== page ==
Dolphins of the Inland Sea
MANY UK DIVERS WILL BE familiar with Dwejra. The area draws thousands of divers to the small island of Gozo, and many will have dived the tunnel at the Qawra, the Maltese name for the Inland Sea.
This is a shallow, semi-circular pool of sea water about 100m across and only some 5m at its deepest. It is connected to the sea by a narrow tunnel passing through a cliff face, navigable only by small boats.
More than 30 years ago, between 20 June and 1 July 1984, a unique event occurred in Dwejra, Gozo. Two dolphins were stranded in the Inland Sea, apparently unable to return to the open ocean.
I received a call from Tony Lautier, a good friend and a champion of the marine environment.
Tony ran the dive-centre at the Comino Hotel and we often buddied up to dive around the island on his day off. So it wasn’t surprising to hear from him on a Saturday; I expected him to have plans for a couple of dives over the weekend.
What surprised me was that he was thinking of a rescue attempt for the Dwejra dolphins. They had been in the news all through late June, and by then had been trapped for 10 days and become a considerable tourist as well as local attraction.
Several groups had tried to rescue them, including the Armed Forces of Malta Task Force and the Society for the Prevention of Cruelty to Animals, but the dolphins had merely danced around the would-be rescuers.
The unfortunate aspect of this accidental circus at Dwejra was that the dolphins were showing increasing signs of distress, ignoring the dead fish that some kind-hearted people had been trying to feed them.
I assumed that everyone would jump at a chance of trying to find a solution, so I called Mario, another dive-buddy, and asked if he would like to join us.
His response was as enthusiastic as mine had been, and we promptly drove up to Marfa, where Tony was waiting with his aluminium dive-boat.
We might have had noble intentions, but what we needed was a plan. How could we get a pair of dolphins out of the Inland Sea while causing the least possible stress to the animals?
I came up with a “brilliant” idea. We would dive at night and illuminate the way out with our underwater torches. The dolphins would just follow us through the passage to the sea – piece of cake!
There was just one tiny flaw in this plan. Wild dolphins are not pet dogs that trot along in your wake. It was worth a try but my hopes were dashed when we got under water and all we could see were a couple of swirling grey shapes in the distance. They refused to come anywhere near us, let alone follow us to salvation.
We reverted to plan B. Tony had made a net from stout nylon rope and, using this, we tried to herd the dolphins towards the passage to the outer sea.
I held one end while Mario, Tony and several snorkelling volunteers held up the net at various points.
Of course, the dolphins were unco-operative, running circles around us. They swam below the net, above it, and around the sides. Well, at least we were providing them with an evening of entertainment – how painfully slow and ungainly divers are under water!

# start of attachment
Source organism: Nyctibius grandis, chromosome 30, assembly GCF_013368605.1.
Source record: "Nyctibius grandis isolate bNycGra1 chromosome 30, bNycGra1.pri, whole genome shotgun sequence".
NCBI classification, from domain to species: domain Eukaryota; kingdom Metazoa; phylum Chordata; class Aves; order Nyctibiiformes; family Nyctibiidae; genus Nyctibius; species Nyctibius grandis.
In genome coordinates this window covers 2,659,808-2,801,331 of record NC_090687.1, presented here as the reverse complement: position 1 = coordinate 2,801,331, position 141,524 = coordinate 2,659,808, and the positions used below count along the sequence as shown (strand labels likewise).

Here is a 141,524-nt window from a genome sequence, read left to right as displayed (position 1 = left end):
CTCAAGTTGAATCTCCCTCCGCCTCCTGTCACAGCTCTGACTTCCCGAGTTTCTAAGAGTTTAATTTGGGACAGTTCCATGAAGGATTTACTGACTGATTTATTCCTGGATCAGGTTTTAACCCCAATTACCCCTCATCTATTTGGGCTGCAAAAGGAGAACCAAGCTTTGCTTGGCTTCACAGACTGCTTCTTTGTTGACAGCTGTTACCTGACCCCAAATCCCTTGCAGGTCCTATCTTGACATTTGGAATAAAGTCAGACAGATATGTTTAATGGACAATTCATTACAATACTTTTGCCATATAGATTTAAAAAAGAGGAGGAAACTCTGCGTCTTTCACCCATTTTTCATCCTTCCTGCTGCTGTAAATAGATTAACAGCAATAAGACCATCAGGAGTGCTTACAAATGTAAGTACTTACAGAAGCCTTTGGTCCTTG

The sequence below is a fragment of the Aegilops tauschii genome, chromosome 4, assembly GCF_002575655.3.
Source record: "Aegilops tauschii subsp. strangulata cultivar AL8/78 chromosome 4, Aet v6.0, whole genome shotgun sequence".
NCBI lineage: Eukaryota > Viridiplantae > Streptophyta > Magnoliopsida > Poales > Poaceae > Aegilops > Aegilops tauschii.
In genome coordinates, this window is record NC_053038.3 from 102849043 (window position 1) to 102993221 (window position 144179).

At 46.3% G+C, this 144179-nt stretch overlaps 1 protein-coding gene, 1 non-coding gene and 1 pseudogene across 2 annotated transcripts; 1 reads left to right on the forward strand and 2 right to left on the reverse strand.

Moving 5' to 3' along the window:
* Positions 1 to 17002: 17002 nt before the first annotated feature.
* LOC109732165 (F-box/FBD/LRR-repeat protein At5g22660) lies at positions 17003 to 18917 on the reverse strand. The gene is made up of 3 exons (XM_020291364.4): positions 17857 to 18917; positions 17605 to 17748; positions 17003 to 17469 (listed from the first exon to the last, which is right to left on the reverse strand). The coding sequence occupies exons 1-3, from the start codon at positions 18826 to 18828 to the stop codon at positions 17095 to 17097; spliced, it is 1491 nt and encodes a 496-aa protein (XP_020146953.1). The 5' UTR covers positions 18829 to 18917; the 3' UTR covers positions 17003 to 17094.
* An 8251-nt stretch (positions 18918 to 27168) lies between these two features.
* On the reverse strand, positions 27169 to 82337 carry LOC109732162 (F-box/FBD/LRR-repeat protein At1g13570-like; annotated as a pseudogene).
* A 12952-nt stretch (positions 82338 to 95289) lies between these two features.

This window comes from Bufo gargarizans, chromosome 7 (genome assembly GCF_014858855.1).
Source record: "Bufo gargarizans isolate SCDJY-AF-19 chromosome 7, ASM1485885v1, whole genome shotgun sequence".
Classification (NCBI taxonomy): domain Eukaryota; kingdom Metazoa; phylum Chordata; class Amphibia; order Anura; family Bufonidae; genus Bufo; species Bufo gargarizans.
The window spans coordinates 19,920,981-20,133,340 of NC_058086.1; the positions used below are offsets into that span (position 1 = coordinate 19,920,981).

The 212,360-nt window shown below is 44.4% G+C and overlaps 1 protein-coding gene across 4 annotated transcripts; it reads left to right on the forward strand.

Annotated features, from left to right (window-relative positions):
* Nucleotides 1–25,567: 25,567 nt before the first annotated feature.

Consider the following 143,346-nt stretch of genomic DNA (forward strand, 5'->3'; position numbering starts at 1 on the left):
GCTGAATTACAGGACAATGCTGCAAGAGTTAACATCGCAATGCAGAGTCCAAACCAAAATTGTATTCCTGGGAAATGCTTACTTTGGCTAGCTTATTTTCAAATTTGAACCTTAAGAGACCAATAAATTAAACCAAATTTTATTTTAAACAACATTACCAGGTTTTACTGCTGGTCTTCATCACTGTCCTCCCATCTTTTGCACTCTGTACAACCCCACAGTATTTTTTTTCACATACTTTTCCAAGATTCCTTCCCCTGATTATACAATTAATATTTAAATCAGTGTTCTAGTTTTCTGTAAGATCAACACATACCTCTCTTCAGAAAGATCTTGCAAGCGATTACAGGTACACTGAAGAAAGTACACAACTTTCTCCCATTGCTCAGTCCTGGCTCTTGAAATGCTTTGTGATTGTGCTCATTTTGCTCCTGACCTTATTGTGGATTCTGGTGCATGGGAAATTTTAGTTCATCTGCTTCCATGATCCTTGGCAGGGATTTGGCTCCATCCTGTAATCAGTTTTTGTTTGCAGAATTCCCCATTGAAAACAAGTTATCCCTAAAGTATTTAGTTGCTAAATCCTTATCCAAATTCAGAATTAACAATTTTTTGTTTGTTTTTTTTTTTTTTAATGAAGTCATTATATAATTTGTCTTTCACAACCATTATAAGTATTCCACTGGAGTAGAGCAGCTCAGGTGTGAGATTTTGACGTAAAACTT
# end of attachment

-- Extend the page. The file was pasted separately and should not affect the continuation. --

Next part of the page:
WE GAVE UP SOME TIME around 1am. We were cold, exhausted and getting nowhere. The torch batteries had given up, so we were working in the dark, and it was getting increasingly dangerous.
The snorkellers had started getting cramp too. We retreated to the pebble beach and slipways, got out of our wetsuits and hung them up in the vain hope that they would dry before morning.
I remember waking at 6am, still tired and aching from having slept on a pebble beach, but I must have been made of sterner stuff in those days.
I wondered how mosquitoes had managed to get inside my sleeping-bag to drink half my blood.
Gazing across the Inland Sea, I was surprised to see the dolphins playing with the floats that buoyed the net that they had so masterfully avoided all evening. I pointed this out to Tony, who was making coffee, and he just grunted.
Saviour, one of the snorkellers, had slept on the slipway of one of the boathouses and was trussed up like an Egyptian mummy. He must have suffered from mosquito bites as well, and had drawn the zip of the sleeping bag all the way over his head. Two elderly gentlemen stood over him.
Tony handed me a cup of coffee and asked the fishermen why they were waiting. In hushed words, they explained that they were waiting for the young man to get up so that they could get their boat down the slipway, because they didn’t want to disturb him.
Tony went off towards his boat and returned with a pressurised air horn. He opened the sleeping-bag zip, inserted the trumpet, closed the zip for maximum effect and let loose a blast that echoed between the cliff walls of the Inland Sea.
I have heard of people’s hair standing on end when they’re startled, but poor Saviour’s beard was also standing on end.
Up like a shot, he was too stunned to speak and hurl abuse, but he really didn’t appreciate this wake-up call.
AFTER A QUICK improvised breakfast we were back in the water. Tony had extended his thick net by weaving another few metres, and we hoped this would make all the difference.
At this point a fishing-boat entered the Inland Sea and we asked the fishermen if they would deploy their fine-meshed trammel net and help us to corner the dolphins. This net was paid out, but I was upset to see that there were a couple of large holes in it that would have allowed the dolphins to escape.
I freedived down, and as I was trying to tie up the edges of one of the holes I could hear the high-pitched calling of the dolphins. The trammel net had separated them, and they were getting restless.